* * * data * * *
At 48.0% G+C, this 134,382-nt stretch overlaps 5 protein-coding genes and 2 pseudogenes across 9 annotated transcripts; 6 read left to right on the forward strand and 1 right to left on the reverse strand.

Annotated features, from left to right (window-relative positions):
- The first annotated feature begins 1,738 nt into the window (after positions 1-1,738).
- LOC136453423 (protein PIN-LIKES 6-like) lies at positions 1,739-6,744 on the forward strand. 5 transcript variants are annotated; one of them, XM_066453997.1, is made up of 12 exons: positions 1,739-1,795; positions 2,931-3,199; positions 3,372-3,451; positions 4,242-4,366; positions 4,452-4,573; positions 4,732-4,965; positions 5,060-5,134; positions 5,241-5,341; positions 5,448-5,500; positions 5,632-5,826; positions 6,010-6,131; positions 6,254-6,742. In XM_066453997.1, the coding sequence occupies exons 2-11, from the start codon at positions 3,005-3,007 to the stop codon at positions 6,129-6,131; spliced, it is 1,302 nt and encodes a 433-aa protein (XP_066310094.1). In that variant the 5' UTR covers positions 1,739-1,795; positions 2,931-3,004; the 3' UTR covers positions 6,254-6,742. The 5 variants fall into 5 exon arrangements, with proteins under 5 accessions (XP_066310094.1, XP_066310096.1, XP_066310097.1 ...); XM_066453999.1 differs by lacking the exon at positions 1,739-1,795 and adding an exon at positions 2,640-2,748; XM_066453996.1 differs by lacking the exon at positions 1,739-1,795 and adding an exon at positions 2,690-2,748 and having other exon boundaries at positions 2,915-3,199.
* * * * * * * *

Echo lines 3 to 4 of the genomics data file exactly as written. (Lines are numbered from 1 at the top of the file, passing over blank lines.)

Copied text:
- The first annotated feature begins 1,738 nt into the window (after positions 1-1,738).
- LOC136453423 (protein PIN-LIKES 6-like) lies at positions 1,739-6,744 on the forward strand. 5 transcript variants are annotated; one of them, XM_066453997.1, is made up of 12 exons: positions 1,739-1,795; positions 2,931-3,199; positions 3,372-3,451; positions 4,242-4,366; positions 4,452-4,573; positions 4,732-4,965; positions 5,060-5,134; positions 5,241-5,341; positions 5,448-5,500; positions 5,632-5,826; positions 6,010-6,131; positions 6,254-6,742. In XM_066453997.1, the coding sequence occupies exons 2-11, from the start codon at positions 3,005-3,007 to the stop codon at positions 6,129-6,131; spliced, it is 1,302 nt and encodes a 433-aa protein (XP_066310094.1). In that variant the 5' UTR covers positions 1,739-1,795; positions 2,931-3,004; the 3' UTR covers positions 6,254-6,742. The 5 variants fall into 5 exon arrangements, with proteins under 5 accessions (XP_066310094.1, XP_066310096.1, XP_066310097.1 ...); XM_066453999.1 differs by lacking the exon at positions 1,739-1,795 and adding an exon at positions 2,640-2,748; XM_066453996.1 differs by lacking the exon at positions 1,739-1,795 and adding an exon at positions 2,690-2,748 and having other exon boundaries at positions 2,915-3,199.